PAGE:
Pierre BONNARD | Portrait of Vuillard [Portrait de Vuillard]

Pierre BONNARD
France 1867 – 1947

Portrait of Vuillard
[Portrait de Vuillard]
1892
oil on wood panel
panel 14.5 (h) x 21.8 (w) cm
Musée d'Orsay, Paris , Purchased with the assistance of Philippe Meyer 1993
© RMN (Musée d'Orsay) / Hervé Lewandowski

Away with easel-pictures! ... The work of the painter begins where that of the architect is finished … There are no paintings, but only decorations!1

So Jan Verkade, a contemporary and friend of the Nabis, recalled the group’s aspirations some forty years after its inception in 1889. This work, the odd shape of which suggests it was intended as a decorative chimney surround, provides a clear indication of the Nabis’ desire to break away from traditional modes of representation and to merge art with daily life.

Known as the ‘Japanese Nabis’, Bonnard was heavily influenced by Japanese prints, an exhibition of which he had seen at the Ecole des Beaux-Arts in 1890. In Portrait of Vuillard Bonnard employs typically Japanese pictorial devices. Here we see Vuillard on the street, dressed in the clothes of an upper-class gentleman. Behind him walks a woman leading a child, whose face is visible at his right elbow. The spontaneous image has the feeling of a randomly snapped photograph. This invocation of chance, and the unusual pictorial composition that results, is typical of Japanese prints. The use of a large frontal plane (in this case Vuillard’s face) set against the blurred image of the woman and child creates a false sense of depth. The flat blocks of colour and minimal but decorative background also suggest a Japanese influence.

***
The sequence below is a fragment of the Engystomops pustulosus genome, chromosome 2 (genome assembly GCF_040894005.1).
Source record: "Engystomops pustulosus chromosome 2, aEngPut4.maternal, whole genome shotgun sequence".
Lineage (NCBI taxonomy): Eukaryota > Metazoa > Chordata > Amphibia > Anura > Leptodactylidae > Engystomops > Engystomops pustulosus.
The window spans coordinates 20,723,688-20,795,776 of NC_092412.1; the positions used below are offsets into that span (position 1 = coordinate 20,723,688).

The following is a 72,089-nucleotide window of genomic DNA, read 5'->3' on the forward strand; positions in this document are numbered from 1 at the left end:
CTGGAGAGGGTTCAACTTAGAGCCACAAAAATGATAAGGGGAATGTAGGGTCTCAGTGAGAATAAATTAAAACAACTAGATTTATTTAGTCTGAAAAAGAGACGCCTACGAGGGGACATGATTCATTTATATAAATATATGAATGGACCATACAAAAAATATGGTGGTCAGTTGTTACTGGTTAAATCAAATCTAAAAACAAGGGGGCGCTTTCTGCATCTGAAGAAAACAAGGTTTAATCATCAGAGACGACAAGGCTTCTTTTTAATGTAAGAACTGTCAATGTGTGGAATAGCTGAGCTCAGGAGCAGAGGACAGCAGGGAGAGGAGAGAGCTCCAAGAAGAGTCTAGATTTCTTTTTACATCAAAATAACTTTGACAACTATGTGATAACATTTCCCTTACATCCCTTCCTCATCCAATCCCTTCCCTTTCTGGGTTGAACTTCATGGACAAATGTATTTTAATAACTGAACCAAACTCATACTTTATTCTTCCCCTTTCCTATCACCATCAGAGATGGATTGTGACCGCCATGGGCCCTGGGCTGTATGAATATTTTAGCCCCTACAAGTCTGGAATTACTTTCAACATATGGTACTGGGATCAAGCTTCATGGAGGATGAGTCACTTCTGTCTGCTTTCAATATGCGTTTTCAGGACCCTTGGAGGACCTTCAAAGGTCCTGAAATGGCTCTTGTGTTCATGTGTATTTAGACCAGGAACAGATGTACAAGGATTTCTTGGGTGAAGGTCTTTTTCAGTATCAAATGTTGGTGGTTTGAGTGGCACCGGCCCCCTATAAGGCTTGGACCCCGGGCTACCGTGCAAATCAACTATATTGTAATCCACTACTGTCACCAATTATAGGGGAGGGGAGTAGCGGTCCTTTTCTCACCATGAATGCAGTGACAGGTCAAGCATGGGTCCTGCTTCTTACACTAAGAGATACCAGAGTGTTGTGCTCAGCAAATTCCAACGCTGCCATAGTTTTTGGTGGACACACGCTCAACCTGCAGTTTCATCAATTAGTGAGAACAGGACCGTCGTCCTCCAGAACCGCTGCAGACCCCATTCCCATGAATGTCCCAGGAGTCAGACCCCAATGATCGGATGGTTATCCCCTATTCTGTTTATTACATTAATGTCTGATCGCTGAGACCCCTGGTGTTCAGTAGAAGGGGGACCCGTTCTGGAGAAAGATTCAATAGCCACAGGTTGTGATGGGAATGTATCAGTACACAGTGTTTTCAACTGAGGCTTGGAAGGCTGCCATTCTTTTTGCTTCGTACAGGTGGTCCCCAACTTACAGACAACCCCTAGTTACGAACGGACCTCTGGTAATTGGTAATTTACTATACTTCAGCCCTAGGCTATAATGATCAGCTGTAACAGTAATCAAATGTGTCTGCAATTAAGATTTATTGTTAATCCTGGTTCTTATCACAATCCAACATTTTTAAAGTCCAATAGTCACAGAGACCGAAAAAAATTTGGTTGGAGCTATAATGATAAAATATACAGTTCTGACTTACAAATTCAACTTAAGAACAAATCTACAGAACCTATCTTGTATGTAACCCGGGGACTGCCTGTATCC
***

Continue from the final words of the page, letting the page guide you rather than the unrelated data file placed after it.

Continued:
Bonnard and Vuillard met at the Ecole des Beaux-Arts in 1889. Both were founding members of the Nabis and they remained close friends throughout their lives.2 It is of particular interest to note the similarities between the shape of this 1892 work and that of the 1891 oil-on-card sketch Vuillard in profile,3 another of Bonnard’s many portraits of his friend. Though executed in different styles, the two works appear to have been conceived as companion pieces for either side of a single chimney. Perhaps they were intended to decorate the studio that Vuillard and Bonnard shared with Denis in Montmartre’s Rue Pigalle. Or had Bonnard simply abandoned the idea, only to return to it with renewed inspiration at a later date?

Emilie Owens

Text © National Gallery of Australia, Canberra 2009
From Masterpieces from Paris: Van Gogh, Cézanne, Gauguin and beyond Post-Impressionism from the Musée d'Orsay exhibition book, National Gallery of Australia, Canberra 2009

  1. Quoted in Nicholas Watkins, ‘The genesis of a decorative aesthetic’, in Gloria Groom, Beyond the easel: decorative painting by Bonnard, Vuillard, Denis and Roussel, 1890–1930, Chicago: Art Institute of Chicago 2001, p. 1.
  2. In his last letter to Bonnard, Vuillard wrote, ‘If I wrote to you every time I think about you, our past, painting, etc. you would have enough letters to fill a library’. See Guy Cogeval, Vuillard: Post-Impressionist master, New York: Harry N. Abrahams 2002, p. 126.
  3. Private collection. See Jean and Henry Dauberville, Bonnard: catalogue raisonné de l’oeuvre peint, vol. 1 (1888–1905), Paris: Editions J. et H. Bernheim-Jeune 1965, p. 102.